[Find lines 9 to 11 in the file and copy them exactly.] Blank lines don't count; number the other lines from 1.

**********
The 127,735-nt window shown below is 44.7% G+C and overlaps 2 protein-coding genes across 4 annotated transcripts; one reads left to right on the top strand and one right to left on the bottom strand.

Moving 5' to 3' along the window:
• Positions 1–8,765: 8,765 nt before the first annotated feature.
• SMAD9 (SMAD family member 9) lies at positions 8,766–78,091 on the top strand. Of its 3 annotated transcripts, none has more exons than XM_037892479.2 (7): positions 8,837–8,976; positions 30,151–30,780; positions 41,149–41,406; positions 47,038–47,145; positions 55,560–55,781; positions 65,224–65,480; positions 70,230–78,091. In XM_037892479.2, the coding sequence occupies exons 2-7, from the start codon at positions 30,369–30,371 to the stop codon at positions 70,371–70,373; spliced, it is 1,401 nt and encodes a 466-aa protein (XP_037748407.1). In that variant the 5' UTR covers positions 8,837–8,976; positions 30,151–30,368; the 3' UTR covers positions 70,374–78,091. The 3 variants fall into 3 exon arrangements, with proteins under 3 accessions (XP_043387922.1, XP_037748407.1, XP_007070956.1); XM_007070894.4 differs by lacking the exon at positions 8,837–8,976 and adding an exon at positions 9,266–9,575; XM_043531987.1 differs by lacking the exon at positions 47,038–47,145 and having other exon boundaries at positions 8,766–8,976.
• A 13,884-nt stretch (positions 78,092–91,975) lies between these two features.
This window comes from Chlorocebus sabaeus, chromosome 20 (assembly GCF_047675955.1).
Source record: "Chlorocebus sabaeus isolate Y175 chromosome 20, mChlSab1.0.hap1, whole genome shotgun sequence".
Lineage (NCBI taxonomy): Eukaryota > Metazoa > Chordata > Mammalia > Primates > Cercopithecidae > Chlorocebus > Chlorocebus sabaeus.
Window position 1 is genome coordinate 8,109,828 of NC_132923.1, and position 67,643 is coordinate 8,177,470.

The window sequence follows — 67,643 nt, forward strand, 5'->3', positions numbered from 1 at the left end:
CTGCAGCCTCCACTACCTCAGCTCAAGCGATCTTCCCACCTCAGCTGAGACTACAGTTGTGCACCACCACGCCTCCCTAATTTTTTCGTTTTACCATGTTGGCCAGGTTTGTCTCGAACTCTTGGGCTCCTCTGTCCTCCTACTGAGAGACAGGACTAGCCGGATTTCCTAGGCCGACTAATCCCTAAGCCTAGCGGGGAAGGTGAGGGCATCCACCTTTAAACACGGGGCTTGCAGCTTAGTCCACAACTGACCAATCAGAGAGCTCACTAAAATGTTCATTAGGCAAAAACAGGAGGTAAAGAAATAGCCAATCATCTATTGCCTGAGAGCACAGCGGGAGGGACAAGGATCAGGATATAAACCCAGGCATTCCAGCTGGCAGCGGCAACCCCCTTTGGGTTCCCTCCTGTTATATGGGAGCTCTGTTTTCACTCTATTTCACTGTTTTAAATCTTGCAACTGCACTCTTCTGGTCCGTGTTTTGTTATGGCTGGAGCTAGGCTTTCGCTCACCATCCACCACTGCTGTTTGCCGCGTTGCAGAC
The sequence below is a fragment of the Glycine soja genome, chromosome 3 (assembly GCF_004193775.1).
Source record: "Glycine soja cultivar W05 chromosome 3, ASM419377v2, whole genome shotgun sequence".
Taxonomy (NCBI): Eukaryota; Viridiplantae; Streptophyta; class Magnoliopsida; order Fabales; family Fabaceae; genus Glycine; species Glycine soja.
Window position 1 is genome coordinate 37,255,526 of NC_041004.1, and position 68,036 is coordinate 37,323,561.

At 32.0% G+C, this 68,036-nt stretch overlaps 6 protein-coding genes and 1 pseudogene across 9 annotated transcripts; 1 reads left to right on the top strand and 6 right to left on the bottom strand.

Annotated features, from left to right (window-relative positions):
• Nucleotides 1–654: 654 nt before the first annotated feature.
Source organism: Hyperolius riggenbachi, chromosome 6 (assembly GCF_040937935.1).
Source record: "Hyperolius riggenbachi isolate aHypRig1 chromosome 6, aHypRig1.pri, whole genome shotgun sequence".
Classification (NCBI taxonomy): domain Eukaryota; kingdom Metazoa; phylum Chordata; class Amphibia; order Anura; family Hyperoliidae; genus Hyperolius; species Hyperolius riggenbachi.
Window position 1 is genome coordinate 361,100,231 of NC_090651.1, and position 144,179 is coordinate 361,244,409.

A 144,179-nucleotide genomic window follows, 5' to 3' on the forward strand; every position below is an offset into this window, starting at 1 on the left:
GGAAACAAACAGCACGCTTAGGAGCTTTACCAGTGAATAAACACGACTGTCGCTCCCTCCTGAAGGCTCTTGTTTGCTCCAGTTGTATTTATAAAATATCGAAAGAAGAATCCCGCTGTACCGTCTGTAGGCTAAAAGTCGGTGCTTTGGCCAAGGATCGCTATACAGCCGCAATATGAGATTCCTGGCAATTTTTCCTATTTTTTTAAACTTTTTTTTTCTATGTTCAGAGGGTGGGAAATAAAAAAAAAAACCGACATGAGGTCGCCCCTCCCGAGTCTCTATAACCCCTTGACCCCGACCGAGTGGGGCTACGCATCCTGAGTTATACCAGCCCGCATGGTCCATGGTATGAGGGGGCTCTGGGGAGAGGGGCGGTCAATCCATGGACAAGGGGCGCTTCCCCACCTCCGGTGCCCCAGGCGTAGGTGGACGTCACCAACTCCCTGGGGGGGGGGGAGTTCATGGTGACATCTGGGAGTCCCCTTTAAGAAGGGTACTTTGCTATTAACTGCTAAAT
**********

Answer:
Window position 1 is genome coordinate 8,109,828 of NC_132923.1, and position 67,643 is coordinate 8,177,470.

The window sequence follows — 67,643 nt, forward strand, 5'->3', positions numbered from 1 at the left end:
CTGCAGCCTCCACTACCTCAGCTCAAGCGATCTTCCCACCTCAGCTGAGACTACAGTTGTGCACCACCACGCCTCCCTAATTTTTTCGTTTTACCATGTTGGCCAGGTTTGTCTCGAACTCTTGGGCTCCTCTGTCCTCCTACTGAGAGACAGGACTAGCCGGATTTCCTAGGCCGACTAATCCCTAAGCCTAGCGGGGAAGGTGAGGGCATCCACCTTTAAACACGGGGCTTGCAGCTTAGTCCACAACTGACCAATCAGAGAGCTCACTAAAATGTTCATTAGGCAAAAACAGGAGGTAAAGAAATAGCCAATCATCTATTGCCTGAGAGCACAGCGGGAGGGACAAGGATCAGGATATAAACCCAGGCATTCCAGCTGGCAGCGGCAACCCCCTTTGGGTTCCCTCCTGTTATATGGGAGCTCTGTTTTCACTCTATTTCACTGTTTTAAATCTTGCAACTGCACTCTTCTGGTCCGTGTTTTGTTATGGCTGGAGCTAGGCTTTCGCTCACCATCCACCACTGCTGTTTGCCGCGTTGCAGAC